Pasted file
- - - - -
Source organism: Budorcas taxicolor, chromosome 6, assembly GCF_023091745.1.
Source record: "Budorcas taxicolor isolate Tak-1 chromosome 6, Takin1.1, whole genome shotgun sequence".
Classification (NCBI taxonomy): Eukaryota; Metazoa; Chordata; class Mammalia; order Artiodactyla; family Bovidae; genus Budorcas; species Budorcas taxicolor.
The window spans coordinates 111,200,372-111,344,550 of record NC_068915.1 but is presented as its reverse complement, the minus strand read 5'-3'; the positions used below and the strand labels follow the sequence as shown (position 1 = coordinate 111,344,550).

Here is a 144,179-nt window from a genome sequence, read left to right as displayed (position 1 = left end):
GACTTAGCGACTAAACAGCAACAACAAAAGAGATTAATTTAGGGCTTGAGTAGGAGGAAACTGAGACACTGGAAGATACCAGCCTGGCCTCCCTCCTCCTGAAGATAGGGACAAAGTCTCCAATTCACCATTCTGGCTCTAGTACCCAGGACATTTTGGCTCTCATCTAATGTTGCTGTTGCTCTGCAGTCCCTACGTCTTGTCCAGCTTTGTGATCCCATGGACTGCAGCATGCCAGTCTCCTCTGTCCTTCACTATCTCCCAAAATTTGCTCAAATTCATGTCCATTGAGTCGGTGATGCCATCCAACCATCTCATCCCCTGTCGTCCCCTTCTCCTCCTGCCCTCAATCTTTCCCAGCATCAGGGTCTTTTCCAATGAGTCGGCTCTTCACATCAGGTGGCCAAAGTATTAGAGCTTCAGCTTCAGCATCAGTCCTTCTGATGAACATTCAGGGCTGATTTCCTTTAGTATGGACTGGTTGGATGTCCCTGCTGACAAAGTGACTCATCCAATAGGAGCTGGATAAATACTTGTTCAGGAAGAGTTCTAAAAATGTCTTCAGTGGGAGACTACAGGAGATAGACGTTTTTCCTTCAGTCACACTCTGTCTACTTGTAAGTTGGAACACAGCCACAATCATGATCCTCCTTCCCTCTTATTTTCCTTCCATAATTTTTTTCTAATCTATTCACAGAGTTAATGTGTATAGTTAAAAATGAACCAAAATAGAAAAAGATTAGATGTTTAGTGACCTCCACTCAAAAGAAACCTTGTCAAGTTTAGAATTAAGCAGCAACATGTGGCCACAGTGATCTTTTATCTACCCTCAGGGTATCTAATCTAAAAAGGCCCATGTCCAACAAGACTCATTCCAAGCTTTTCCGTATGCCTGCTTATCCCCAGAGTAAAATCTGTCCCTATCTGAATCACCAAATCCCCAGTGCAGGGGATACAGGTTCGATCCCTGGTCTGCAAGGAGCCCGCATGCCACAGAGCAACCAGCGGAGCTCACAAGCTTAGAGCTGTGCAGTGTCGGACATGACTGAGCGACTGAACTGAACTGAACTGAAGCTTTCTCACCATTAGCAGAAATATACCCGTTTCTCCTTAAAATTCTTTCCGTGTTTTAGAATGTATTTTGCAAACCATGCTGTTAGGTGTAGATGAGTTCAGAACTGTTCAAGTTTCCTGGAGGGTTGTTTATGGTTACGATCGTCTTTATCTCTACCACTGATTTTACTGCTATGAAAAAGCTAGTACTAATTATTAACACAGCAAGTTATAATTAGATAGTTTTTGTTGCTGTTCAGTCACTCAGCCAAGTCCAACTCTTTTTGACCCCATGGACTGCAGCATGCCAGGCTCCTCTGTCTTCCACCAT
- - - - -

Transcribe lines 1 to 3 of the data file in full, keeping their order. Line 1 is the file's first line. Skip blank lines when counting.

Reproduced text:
Source organism: Budorcas taxicolor, chromosome 6, assembly GCF_023091745.1.
Source record: "Budorcas taxicolor isolate Tak-1 chromosome 6, Takin1.1, whole genome shotgun sequence".
Classification (NCBI taxonomy): Eukaryota; Metazoa; Chordata; class Mammalia; order Artiodactyla; family Bovidae; genus Budorcas; species Budorcas taxicolor.